This week we received a report of caterpillars feeding on wheat heads. The insect in question turned out to be the true armyworm, which was also a pest of wheat in parts of South Dakota in 2015. Because winter wheat fields in many parts of South Dakota are nearly ready for harvest an infestation of true armyworm may result in head clipping, but an insecticide application would result in a delayed harvest that may range from 7 to 21 days depending on the active ingredient of the insecticide that is used. However, for spring wheat, infestations of true armyworm may cause issues that warrant an insecticide application and at this point wouldn’t likely delay harvest.
True Armyworm Identification and Lifecycle
True armyworm caterpillars greatly vary in color from light brown to dark green or almost black. Their distinguishing characteristics are the orange stripes present on the sides of their bodies, and the network of black lines present on their heads. In addition, true armyworm caterpillars have three true legs, and four pairs of prolegs that are present near the center of their bodies. These prolegs can also be used for identification due to the distinct black band present on each one.
True armyworm moths are a drab brown color and migrate from the Southern U.S. each spring. In wheat crops, the moths arrive in mid to late June and lay eggs. As the eggs hatch caterpillar feed on green plant tissue. On maturing wheat plants, the caterpillars move up the plant and feed on leaves as they go. If caterpillars consume the flag leaf, plants may experience yield loss. Caterpillars eventually feed on the stem near the head, which can cause the head to appear “clipped” and fall from the plant.
True Armyworm Scouting and Management
In wheat, true armyworm caterpillar populations are often overlooked or are simply not present. Although it is not as common in wheat, when large populations occur true armyworm can cause significant damage to wheat due to head clipping. True armyworm caterpillars feed at night. During the day they are typically found near the base of the plant or in litter on the surface of the soil.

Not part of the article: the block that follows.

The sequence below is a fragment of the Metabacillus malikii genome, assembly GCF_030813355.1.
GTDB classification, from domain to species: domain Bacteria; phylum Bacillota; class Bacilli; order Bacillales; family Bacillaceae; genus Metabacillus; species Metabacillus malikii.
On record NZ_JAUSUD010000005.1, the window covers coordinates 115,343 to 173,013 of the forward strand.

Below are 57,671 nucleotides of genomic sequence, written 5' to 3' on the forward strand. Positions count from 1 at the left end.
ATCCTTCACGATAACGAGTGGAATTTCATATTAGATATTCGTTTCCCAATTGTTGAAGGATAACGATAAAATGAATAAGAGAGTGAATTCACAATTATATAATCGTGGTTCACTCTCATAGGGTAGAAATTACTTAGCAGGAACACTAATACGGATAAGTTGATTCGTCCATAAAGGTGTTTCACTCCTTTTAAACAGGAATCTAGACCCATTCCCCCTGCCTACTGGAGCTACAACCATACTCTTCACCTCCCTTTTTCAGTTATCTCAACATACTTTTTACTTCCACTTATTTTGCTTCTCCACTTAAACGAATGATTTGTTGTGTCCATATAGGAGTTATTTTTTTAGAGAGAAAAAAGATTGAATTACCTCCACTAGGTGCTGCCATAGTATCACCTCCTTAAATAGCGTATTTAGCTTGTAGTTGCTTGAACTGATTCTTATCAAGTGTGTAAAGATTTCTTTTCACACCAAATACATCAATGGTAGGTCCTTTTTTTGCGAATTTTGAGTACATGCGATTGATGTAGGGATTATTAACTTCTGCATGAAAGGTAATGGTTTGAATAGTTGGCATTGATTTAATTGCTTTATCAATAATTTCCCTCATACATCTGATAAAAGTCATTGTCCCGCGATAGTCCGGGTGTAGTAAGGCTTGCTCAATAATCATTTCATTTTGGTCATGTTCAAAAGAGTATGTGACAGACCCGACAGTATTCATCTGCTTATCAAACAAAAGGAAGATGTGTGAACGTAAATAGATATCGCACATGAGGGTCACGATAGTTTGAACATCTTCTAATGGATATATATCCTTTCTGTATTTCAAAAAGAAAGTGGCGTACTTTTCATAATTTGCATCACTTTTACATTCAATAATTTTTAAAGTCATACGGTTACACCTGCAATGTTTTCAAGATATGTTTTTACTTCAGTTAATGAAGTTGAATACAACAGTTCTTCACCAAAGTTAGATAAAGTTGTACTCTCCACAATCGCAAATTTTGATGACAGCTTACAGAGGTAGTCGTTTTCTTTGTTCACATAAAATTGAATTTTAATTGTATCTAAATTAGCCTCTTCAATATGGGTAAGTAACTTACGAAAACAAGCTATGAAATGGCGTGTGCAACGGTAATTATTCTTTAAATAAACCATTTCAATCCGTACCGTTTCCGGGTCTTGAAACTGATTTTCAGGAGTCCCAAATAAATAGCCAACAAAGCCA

Scouting for defoliation or head clipping can be used to determine if true armyworm are present in a field. If defoliation is observed, look for caterpillars on plants and in the soil around the injured plants. In wheat the threshold for true armyworm is exceeded if more than 4 caterpillars are found per row foot and caterpillars present that are less than ¾ inch in length. The stage of the wheat and time until harvest should be considered prior to any insecticide application. Yield loss in wheat is more likely to occur if the flag leaf is removed prior to the soft dough stage. However, as plants mature there are fewer nutrients available and as a result caterpillars will move to the head and feed either on the beards or simply clip the heads. If populations of true armyworm caterpillars are observed in a maturing wheat field it is important to scout neighboring corn and later wheat fields as true armyworm caterpillars are known to move en masse from one field to the next as resources are depleted.
For insecticide management options please refer to the current edition of the South Dakota Pest Management Guide: Wheat. Remember to always follow label instructions and wear proper personal protective equipment when applying insecticides.
Source: Adam J. Varenhorst, South Dakota State University
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